At its most basic level, the word animate means “to bring to life,” and that’s exactly what the makers of Disney Animated have done. They’ve brought the world of Walt Disney Animation Studios to life in a way it has never been before. This new iPad app was produced by Disney Interactive, Touch Press, and Walt Disney Animation Studios, and it spans all 90 years of the animation studio with
staggering depth and engagement
Amongst the incredible app features are: pages upon pages of text that come alive with animation film clips and images, 3D rotations of treasured artifacts that were painstakingly photographed and made possible for you to spin and explore, layered clips that you can actually control as they transition from sketch to final film frame, and a series of workshops that put you in the driver’s seat of animation. As Theo Gray—co-author of the app. and Founder and Chief Creative Officer of Touch Press—explains succinctly (which is challenging to do), “Your fingers are touching the core of what makes Disney possible.”
It seems simple, really, the idea that this app should exist. As its co-author and Walt Disney Animation Studios Creative Director Dave Bossert says, “Animation is motion,” he says. “You want to see things moving.”
The execution of the idea, however, took time and care. When they sat down to figure out what belonged in the app, Disney Interactive Senior Vice President Mark Walker says this: “Going in, we thought that would be the very hardest part. But it was almost self-manifesting in a way that the assets themselves told us which ones would be happy to be in this format.” Dave says it was a matter of “trying to find that balance of including iconic stuff, but also including things that people don’t normally get to see.”
Finding that balance was a tightrope walk of sorts, but the result is a rather unprecedented combination of uncovered assets from Walt Disney Animation Studios’ many classics and a preview of their next feature release Frozen—which comes to theaters this November. The app even includes an interactive element in which you can animate Elsa’s snow from Frozen and get a feel for the animation technique the animators used to make sure it seemed realistic. (Theo has a tip for Insider readers: shake your iPad side-to-side after you’ve outlined your snow’s path and see what happens.)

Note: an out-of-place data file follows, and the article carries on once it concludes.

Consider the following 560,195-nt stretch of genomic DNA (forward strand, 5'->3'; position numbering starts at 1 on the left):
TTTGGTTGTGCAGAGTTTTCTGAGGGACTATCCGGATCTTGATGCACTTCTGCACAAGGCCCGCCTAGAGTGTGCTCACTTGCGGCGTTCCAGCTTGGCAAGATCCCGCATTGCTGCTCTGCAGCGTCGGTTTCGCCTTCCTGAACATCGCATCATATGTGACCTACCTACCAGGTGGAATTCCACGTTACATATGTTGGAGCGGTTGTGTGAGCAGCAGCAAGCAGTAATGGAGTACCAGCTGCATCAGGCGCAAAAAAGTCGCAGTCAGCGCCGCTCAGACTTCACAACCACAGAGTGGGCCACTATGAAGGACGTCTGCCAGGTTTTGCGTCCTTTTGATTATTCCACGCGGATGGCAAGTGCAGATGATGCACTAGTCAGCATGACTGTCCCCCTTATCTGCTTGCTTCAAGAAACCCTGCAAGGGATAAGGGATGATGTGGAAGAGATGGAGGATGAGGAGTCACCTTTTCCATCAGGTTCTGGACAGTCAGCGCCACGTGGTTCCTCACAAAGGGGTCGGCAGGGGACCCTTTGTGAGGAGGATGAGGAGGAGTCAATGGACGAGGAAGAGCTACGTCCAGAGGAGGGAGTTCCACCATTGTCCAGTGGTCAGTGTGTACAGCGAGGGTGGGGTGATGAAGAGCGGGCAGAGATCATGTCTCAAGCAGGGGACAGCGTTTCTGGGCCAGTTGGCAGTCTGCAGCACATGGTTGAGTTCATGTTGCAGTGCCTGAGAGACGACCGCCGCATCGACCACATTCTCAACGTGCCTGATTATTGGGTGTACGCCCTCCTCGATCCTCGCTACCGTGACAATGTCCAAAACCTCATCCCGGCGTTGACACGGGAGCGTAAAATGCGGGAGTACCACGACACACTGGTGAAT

Another interactive is the rigging workshop, which lets you make your own 3D animations using Vanellope from Wreck-It Ralph. You can even share your creations with your friends via social media or email. Note to those sharing by email: If your friend has the app, they can add to your animations and send them back.
The feature you may find yourself lost in for hours is the one labeled Color Maps, which shows you every scene from every one of the 52 animated feature films. It also plays music from the film you’re seeing while you’re scrolling over it:
In order to do accomplish this, Theo says, “We had to look at each scene, multiple frame units at a time, and figure out what the dominant colors were, and then bring those together into one line in the Color Map.” He added that the Maps are made by an algorithm that looks at the film and does a cluster analysis. In other words, “Any patch of color in the frame will end up as a patch of color in the color map in direct proportion.”
Amongst the artifacts you’ll see from the locked vaults is this Pinocchio maquette, which was uncovered quite recently after being in a closed cabinet for around five decades:
In addition to Pinocchio, you’ll find Hyacinth the Hippo from Fantasia, and Ursula from The Little Mermaid. These and other artifacts are not just pieces from the vault, they are the avenue through which everyone can access this content—in a way not even employees can usually. As Theo says, “Now you get to walk into the vault and mess with the stuff yourself.”
Bringing all of the things we’ve told you about (and so many more) to the iPad was a challenge Theo and his team were ready to tackle. They had to design programs to make animation techniques small enough to scale for an iPad interface and rich enough to mirror the real animation programs they were modeled after. “Everything about the product is designed to get out of your way,” he says. “We designed the interface to tell you exactly what we’re talking about.”
Though the wonders of this app are endless, one of the seemingly simplest features is actually quite apropos: the fact that the app is telling you the story of Disney animation through animation. “We made the book itself into a particle system of animation,” says Theo. Indeed, everything that should move, does. When you read through the book, the text moves around your fingers. The characters lining the pages of the book animate—some play clips, others are visual development art—so you can get a better sense of the animation principles the text is explaining. Some even show you original storyboards from the film that you can zoom to reveal additional detail:
The app itself, and its method of storytelling, represents the unification Disney Interactive, Touch Press, and Walt Disney Animation Studios. Mark says, “Disney never shies away from a challenge and the opportunity to wrest new technologies in service of an art form.” As to those technologies, Theo says, “This hasn’t ever been possible before. We’ve rethought from the ground up how to tell the story of animation and done it right.”
You can see your favorite movies in this whole new way by downloading Disney Animated for your iPad now.